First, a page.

Command Injection Vulnerabilities
What is a command injection vulnerability?
Many applications are not designed to be wholly self-contained. They often access external systems as well, including databases, application programming interfaces (APIs) and others.
Some applications are designed to run commands within the terminal of the system that they are running on. For example, a program may wish to list the files within a directory and decides to accomplish it using the ls or dir commands built into the operating system.
This use of the underlying terminal creates risk. If an application uses untrusted user input when defining the low-level commands to be run, it may include a command injection vulnerability. An attacker can exploit this vulnerability to run their own commands on the system.
Examples of command injection vulnerabilities
Most programming languages have functions that provide the option to run commands in the terminal. Two examples of commonly-used languages with this functionality are C++ and Python.
C++ is a general-use programming language with a great deal of built-in functionality. The C++ system function enables a developer to run terminal commands from within a C++ application.
The image above shows sample code for an application that is designed to print the contents of a file on the filesystem. Instead of using file streams, the program uses the system command to call the cat function with a user-provided filename.
Ideally, a user will enter a legitimate filename, resulting in the contents of the desired file being printed. If the file does not exist, nothing bad will happen either.
However, this program can be abused in a number of different ways. A few examples include:
- Reading unauthorized files: The application is designed to allow users to read files within a given directory. However, by using directory traversal (such as the use of ..), the user can view any file on the system that the application has access to
- Editing files: The use of output redirection (> or >>) could allow a user to redirect the result of printing one file to overwrite or append to another file. Depending on the user’s control of the original file and the application’s permissions levels, this could allow an attacker to add additional user accounts to the system (by editing /etc/shadow) or taking similar malicious actions
- Running unauthorized commands: The Linux and Windows terminals both support command chaining. On Linux, providing an input of filename.txt; netstat would print the contents of the file named filename.txt, then print information about the machine’s current network connections
Python is one of the most popular programming languages in existence. It provides developers with access to the terminal via its subprocess library.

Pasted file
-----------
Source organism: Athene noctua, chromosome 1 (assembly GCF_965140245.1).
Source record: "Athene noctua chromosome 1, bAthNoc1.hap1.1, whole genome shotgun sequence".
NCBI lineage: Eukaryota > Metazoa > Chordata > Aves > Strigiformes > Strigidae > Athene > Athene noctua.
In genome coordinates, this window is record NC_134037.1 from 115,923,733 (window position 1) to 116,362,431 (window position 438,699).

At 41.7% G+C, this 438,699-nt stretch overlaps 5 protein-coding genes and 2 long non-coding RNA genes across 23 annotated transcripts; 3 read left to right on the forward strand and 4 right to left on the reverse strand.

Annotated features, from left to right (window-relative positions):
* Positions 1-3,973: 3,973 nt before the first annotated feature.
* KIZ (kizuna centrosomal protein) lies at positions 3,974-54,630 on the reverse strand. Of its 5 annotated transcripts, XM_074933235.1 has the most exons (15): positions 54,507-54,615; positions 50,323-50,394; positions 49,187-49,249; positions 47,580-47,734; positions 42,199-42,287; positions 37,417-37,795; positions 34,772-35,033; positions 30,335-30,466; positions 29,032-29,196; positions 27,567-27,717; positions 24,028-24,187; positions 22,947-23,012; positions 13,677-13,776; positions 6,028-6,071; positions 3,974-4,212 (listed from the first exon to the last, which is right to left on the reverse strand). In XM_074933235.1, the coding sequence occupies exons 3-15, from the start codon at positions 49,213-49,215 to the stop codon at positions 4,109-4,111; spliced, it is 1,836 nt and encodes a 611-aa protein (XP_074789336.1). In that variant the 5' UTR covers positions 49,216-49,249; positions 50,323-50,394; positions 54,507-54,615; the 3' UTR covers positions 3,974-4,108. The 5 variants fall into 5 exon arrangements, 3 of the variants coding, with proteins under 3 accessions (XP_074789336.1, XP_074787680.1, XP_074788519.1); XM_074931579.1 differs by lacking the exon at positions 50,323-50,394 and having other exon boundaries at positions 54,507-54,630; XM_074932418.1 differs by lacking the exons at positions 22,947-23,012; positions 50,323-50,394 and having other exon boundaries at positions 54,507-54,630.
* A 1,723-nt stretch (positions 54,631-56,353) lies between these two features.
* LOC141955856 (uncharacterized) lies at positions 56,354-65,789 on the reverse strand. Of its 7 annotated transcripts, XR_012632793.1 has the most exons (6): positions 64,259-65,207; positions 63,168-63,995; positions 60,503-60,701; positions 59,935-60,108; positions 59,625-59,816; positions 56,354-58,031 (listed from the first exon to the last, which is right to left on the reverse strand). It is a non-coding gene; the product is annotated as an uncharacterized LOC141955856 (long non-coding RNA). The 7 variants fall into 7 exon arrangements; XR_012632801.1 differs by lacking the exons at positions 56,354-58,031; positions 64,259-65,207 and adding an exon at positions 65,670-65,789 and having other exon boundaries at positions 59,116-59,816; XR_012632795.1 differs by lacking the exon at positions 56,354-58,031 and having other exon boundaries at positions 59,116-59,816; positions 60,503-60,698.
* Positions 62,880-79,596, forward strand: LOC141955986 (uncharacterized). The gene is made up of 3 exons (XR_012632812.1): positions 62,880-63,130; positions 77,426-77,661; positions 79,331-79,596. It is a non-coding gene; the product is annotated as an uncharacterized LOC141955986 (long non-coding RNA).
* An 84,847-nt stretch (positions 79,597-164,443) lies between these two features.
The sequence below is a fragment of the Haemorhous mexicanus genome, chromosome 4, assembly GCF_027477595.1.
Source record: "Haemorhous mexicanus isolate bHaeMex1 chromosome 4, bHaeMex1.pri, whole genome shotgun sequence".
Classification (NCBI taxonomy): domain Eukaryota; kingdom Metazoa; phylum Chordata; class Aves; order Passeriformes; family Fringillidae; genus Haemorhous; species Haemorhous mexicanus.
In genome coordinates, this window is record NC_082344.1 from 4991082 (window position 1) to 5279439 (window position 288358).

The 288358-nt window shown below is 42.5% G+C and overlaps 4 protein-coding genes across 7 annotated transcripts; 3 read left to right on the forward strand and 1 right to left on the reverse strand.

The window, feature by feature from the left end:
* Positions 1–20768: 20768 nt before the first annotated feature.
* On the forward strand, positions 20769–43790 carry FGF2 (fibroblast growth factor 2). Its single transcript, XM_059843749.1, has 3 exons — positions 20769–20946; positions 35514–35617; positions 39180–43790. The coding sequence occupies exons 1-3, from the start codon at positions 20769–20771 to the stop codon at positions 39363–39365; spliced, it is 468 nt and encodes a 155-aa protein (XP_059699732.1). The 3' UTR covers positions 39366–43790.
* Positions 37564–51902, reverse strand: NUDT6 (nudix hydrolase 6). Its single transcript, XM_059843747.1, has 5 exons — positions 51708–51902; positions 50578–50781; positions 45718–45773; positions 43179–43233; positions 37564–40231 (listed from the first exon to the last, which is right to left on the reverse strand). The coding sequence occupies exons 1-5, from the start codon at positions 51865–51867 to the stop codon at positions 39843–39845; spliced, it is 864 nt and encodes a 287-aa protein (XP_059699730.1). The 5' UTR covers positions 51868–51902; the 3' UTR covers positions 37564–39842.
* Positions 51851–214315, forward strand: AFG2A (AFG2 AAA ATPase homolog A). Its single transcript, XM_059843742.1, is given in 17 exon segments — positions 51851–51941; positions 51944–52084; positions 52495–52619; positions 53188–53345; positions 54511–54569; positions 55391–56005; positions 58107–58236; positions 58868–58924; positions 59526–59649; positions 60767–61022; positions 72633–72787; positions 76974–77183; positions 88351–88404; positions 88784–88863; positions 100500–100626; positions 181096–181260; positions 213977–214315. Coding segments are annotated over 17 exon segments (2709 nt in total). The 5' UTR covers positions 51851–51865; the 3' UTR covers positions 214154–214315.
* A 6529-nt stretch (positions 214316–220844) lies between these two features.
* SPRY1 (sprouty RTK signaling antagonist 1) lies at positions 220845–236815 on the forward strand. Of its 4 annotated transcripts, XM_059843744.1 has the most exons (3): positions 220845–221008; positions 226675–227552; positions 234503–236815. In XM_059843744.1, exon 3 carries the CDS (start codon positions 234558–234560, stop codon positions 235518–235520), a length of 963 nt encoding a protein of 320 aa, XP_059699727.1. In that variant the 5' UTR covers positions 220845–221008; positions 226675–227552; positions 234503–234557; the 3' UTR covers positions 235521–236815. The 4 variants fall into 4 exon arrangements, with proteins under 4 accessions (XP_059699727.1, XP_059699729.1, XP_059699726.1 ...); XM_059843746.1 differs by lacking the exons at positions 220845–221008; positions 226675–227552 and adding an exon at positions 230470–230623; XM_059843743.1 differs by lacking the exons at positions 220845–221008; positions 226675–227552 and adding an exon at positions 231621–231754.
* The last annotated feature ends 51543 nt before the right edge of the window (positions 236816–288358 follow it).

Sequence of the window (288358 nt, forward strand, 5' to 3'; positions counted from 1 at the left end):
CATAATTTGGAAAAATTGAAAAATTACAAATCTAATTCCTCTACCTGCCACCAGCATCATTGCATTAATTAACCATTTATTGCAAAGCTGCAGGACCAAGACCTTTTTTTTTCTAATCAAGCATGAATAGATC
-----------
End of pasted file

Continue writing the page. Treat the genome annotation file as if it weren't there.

The application above is designed to take advantage of the grep command on the Linux terminal. grep allows files in a directory to be searched for data that matches a particular regular expression. The use of the -r flag, as in the code sample above, performs this search recursively within a given directory.
The sample code above is designed to allow the user to provide a directory and a search pattern and to return any results that match that pattern within the defined directory tree. It accomplishes this using the call function from the Python subprocess library.
As in the previous example, the use of the Linux terminal combined with untrusted user input means that this application is vulnerable to command injection. A malicious user could provide malicious input for the pattern and/or dir variables that is designed to terminate the command and run another or to redirect the output of the grep command to another file. Depending on the permissions associated with this application, this could allow an attacker to abuse the application in a number of different ways.
Remediating command injection vulnerabilities
Command injection vulnerabilities exist when an application makes use of the Linux or Windows terminal or a similar external resource. If untrusted user input is used in terminal commands, there is the potential that a malicious user could subvert a command or run their own commands in the terminal.
The simplest way to remediate command injection vulnerabilities is to not use the terminal at all. Most uses of the terminal could also be accomplished with library functions with much less risk. Whenever possible, terminal access should be removed from an application.
If access to the terminal is necessary within an application and it must use untrusted user input, then input sanitization is necessary. Blocking or escaping common terminal control characters, while not a perfect solution, can decrease the exploitability of command injection vulnerabilities.
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